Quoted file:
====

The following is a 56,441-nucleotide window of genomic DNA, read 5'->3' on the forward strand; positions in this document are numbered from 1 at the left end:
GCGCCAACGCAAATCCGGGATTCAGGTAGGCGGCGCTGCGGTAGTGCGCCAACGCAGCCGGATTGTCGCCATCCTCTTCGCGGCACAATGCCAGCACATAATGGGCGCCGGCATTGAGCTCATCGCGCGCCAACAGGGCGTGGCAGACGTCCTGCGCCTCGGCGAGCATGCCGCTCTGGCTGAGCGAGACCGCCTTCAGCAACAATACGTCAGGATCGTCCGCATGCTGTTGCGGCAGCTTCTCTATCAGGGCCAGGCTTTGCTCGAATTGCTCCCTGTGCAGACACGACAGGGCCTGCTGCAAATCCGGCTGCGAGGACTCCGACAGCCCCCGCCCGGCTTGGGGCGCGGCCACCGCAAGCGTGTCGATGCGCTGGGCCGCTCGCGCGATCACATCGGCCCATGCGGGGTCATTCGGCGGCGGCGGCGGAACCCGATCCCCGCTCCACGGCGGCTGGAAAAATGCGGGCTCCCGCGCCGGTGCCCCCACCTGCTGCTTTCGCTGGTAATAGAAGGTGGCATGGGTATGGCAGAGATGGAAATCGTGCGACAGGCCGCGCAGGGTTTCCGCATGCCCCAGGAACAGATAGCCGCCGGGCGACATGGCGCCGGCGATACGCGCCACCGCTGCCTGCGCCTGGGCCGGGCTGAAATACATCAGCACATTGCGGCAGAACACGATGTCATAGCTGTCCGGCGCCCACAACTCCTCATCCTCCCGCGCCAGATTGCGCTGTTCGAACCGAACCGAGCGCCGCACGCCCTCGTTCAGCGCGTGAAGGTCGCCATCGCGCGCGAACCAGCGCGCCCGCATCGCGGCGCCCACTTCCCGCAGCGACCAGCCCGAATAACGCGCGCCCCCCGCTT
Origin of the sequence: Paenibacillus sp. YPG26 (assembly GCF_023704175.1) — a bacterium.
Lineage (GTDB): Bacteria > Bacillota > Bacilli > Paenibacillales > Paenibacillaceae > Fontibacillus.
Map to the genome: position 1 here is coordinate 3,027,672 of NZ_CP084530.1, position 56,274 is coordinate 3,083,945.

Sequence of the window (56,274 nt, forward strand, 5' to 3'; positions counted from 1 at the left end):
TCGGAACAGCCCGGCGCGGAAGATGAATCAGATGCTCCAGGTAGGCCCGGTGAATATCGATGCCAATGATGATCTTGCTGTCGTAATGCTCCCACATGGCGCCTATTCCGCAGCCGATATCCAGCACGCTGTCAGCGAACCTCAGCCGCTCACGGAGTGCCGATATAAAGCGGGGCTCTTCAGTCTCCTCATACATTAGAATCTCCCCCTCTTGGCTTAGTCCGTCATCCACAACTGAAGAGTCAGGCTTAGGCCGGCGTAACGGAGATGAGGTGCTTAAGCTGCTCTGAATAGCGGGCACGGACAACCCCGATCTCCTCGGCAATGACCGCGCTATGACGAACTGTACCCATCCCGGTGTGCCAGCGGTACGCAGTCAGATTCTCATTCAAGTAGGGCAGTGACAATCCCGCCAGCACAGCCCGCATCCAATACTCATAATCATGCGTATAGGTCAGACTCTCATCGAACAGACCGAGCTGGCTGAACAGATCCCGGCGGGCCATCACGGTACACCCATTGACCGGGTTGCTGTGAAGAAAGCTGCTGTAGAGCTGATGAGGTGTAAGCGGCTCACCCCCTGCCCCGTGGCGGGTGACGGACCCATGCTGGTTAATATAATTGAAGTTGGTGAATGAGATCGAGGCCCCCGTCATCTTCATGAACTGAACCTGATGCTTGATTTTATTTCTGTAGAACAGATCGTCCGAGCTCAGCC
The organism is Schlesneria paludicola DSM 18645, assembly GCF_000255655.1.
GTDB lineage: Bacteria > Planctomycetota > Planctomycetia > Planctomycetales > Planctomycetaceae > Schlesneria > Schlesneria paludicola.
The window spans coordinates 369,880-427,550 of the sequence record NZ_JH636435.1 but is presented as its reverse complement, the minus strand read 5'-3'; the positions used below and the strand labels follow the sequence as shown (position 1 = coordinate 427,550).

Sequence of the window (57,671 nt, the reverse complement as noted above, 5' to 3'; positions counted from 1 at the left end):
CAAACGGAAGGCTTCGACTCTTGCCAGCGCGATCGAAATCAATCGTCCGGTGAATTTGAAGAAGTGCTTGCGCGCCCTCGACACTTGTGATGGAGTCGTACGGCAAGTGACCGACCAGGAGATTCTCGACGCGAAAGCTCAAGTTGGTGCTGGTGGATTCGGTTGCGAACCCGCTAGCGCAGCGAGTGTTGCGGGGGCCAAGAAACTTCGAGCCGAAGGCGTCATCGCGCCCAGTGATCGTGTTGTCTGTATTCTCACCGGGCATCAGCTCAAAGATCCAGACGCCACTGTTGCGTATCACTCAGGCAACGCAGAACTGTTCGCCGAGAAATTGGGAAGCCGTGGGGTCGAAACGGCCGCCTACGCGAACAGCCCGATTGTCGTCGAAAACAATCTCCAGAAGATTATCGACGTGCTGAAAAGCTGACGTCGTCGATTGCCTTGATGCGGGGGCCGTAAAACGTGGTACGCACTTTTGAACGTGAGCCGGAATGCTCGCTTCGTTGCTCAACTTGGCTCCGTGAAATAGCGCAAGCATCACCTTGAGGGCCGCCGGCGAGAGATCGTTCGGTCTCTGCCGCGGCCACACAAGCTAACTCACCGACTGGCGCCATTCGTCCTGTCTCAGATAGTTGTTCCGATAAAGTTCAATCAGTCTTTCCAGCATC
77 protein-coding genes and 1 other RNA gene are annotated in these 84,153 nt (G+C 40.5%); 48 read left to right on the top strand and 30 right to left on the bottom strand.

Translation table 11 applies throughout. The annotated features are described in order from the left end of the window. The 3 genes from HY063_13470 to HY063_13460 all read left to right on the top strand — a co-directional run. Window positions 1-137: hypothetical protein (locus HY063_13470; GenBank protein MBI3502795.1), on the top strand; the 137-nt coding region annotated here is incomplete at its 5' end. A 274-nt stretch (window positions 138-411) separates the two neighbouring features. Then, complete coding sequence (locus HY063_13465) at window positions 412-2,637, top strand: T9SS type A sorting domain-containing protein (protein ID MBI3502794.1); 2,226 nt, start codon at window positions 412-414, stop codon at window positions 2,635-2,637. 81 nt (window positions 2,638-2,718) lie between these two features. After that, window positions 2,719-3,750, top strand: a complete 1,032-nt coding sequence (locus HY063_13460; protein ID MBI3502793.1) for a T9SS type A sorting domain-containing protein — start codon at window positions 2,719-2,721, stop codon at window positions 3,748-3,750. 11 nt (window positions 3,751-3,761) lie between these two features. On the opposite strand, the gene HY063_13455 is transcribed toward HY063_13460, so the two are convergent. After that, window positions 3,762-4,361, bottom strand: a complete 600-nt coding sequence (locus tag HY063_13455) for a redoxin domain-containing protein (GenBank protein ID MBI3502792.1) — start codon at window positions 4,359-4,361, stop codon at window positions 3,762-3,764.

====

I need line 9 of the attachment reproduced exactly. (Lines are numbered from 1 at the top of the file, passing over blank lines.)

GTDB lineage: Bacteria > Planctomycetota > Planctomycetia > Planctomycetales > Planctomycetaceae > Schlesneria > Schlesneria paludicola.